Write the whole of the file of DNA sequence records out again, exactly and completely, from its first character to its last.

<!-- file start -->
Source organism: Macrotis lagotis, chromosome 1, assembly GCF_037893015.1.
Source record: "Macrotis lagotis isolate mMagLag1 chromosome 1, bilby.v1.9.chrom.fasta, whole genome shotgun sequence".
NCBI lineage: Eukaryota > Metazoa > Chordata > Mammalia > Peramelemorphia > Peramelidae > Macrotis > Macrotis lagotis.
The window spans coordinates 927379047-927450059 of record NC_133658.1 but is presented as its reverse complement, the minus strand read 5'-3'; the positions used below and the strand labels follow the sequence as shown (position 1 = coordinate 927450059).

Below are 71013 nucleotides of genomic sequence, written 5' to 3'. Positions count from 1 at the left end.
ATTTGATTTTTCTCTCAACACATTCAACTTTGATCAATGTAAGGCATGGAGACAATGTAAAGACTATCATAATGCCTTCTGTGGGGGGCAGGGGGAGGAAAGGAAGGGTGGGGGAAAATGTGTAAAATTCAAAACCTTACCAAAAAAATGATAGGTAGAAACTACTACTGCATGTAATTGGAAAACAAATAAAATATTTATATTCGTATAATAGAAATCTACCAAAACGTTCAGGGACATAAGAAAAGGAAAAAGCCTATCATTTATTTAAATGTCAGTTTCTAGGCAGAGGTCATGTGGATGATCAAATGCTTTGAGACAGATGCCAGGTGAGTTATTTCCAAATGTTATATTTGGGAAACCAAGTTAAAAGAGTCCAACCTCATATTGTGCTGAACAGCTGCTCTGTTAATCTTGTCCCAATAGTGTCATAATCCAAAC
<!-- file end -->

Source organism: Macrotis lagotis, chromosome 1, assembly GCF_037893015.1.
Source record: "Macrotis lagotis isolate mMagLag1 chromosome 1, bilby.v1.9.chrom.fasta, whole genome shotgun sequence".
NCBI lineage: Eukaryota > Metazoa > Chordata > Mammalia > Peramelemorphia > Peramelidae > Macrotis > Macrotis lagotis.
The window spans coordinates 927379047-927450059 of record NC_133658.1 but is presented as its reverse complement, the minus strand read 5'-3'; the positions used below and the strand labels follow the sequence as shown (position 1 = coordinate 927450059).

Below are 71013 nucleotides of genomic sequence, written 5' to 3'. Positions count from 1 at the left end.
ATTTGATTTTTCTCTCAACACATTCAACTTTGATCAATGTAAGGCATGGAGACAATGTAAAGACTATCATAATGCCTTCTGTGGGGGGCAGGGGGAGGAAAGGAAGGGTGGGGGAAAATGTGTAAAATTCAAAACCTTACCAAAAAAATGATAGGTAGAAACTACTACTGCATGTAATTGGAAAACAAATAAAATATTTATATTCGTATAATAGAAATCTACCAAAACGTTCAGGGACATAAGAAAAGGAAAAAGCCTATCATTTATTTAAATGTCAGTTTCTAGGCAGAGGTCATGTGGATGATCAAATGCTTTGAGACAGATGCCAGGTGAGTTATTTCCAAATGTTATATTTGGGAAACCAAGTTAAAAGAGTCCAACCTCATATTGTGCTGAACAGCTGCTCTGTTAATCTTGTCCCAATAGTGTCATAATCCAAAC